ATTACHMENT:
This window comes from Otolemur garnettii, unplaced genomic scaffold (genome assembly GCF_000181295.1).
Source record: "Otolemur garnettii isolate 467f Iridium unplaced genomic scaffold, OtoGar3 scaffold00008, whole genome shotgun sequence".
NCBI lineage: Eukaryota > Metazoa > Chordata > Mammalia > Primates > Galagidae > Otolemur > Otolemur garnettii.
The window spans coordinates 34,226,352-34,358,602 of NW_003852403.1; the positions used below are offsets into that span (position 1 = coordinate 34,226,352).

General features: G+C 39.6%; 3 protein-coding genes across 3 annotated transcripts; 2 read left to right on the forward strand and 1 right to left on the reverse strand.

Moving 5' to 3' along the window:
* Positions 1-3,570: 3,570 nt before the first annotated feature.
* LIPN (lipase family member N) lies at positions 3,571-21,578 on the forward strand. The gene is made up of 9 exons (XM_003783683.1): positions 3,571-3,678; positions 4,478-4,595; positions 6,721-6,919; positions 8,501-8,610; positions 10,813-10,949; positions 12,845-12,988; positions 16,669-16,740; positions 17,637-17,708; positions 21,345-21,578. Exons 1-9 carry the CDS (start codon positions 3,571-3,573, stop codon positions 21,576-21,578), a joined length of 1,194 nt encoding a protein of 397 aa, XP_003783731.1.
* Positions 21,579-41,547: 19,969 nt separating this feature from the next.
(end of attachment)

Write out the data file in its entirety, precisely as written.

This window comes from Otolemur garnettii, unplaced genomic scaffold (genome assembly GCF_000181295.1).
Source record: "Otolemur garnettii isolate 467f Iridium unplaced genomic scaffold, OtoGar3 scaffold00008, whole genome shotgun sequence".
NCBI lineage: Eukaryota > Metazoa > Chordata > Mammalia > Primates > Galagidae > Otolemur > Otolemur garnettii.
The window spans coordinates 34,226,352-34,358,602 of NW_003852403.1; the positions used below are offsets into that span (position 1 = coordinate 34,226,352).

General features: G+C 39.6%; 3 protein-coding genes across 3 annotated transcripts; 2 read left to right on the forward strand and 1 right to left on the reverse strand.

Moving 5' to 3' along the window:
* Positions 1-3,570: 3,570 nt before the first annotated feature.
* LIPN (lipase family member N) lies at positions 3,571-21,578 on the forward strand. The gene is made up of 9 exons (XM_003783683.1): positions 3,571-3,678; positions 4,478-4,595; positions 6,721-6,919; positions 8,501-8,610; positions 10,813-10,949; positions 12,845-12,988; positions 16,669-16,740; positions 17,637-17,708; positions 21,345-21,578. Exons 1-9 carry the CDS (start codon positions 3,571-3,573, stop codon positions 21,576-21,578), a joined length of 1,194 nt encoding a protein of 397 aa, XP_003783731.1.
* Positions 21,579-41,547: 19,969 nt separating this feature from the next.